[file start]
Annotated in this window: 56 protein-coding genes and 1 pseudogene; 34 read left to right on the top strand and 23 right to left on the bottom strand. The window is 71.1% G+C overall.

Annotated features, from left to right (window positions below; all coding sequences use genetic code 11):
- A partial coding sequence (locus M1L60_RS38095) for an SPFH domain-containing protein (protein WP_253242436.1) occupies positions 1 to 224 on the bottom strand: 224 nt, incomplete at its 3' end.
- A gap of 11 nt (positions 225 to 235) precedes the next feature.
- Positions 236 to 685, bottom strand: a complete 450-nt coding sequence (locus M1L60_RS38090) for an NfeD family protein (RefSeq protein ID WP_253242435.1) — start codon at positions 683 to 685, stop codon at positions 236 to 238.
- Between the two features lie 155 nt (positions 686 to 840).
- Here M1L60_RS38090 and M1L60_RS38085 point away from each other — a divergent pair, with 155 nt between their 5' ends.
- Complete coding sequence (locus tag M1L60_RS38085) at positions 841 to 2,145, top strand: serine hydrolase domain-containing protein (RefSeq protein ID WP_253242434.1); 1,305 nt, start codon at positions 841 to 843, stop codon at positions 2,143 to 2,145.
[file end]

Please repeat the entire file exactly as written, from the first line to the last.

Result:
Annotated in this window: 56 protein-coding genes and 1 pseudogene; 34 read left to right on the top strand and 23 right to left on the bottom strand. The window is 71.1% G+C overall.

Annotated features, from left to right (window positions below; all coding sequences use genetic code 11):
- A partial coding sequence (locus M1L60_RS38095) for an SPFH domain-containing protein (protein WP_253242436.1) occupies positions 1 to 224 on the bottom strand: 224 nt, incomplete at its 3' end.
- A gap of 11 nt (positions 225 to 235) precedes the next feature.
- Positions 236 to 685, bottom strand: a complete 450-nt coding sequence (locus M1L60_RS38090) for an NfeD family protein (RefSeq protein ID WP_253242435.1) — start codon at positions 683 to 685, stop codon at positions 236 to 238.
- Between the two features lie 155 nt (positions 686 to 840).
- Here M1L60_RS38090 and M1L60_RS38085 point away from each other — a divergent pair, with 155 nt between their 5' ends.
- Complete coding sequence (locus tag M1L60_RS38085) at positions 841 to 2,145, top strand: serine hydrolase domain-containing protein (RefSeq protein ID WP_253242434.1); 1,305 nt, start codon at positions 841 to 843, stop codon at positions 2,143 to 2,145.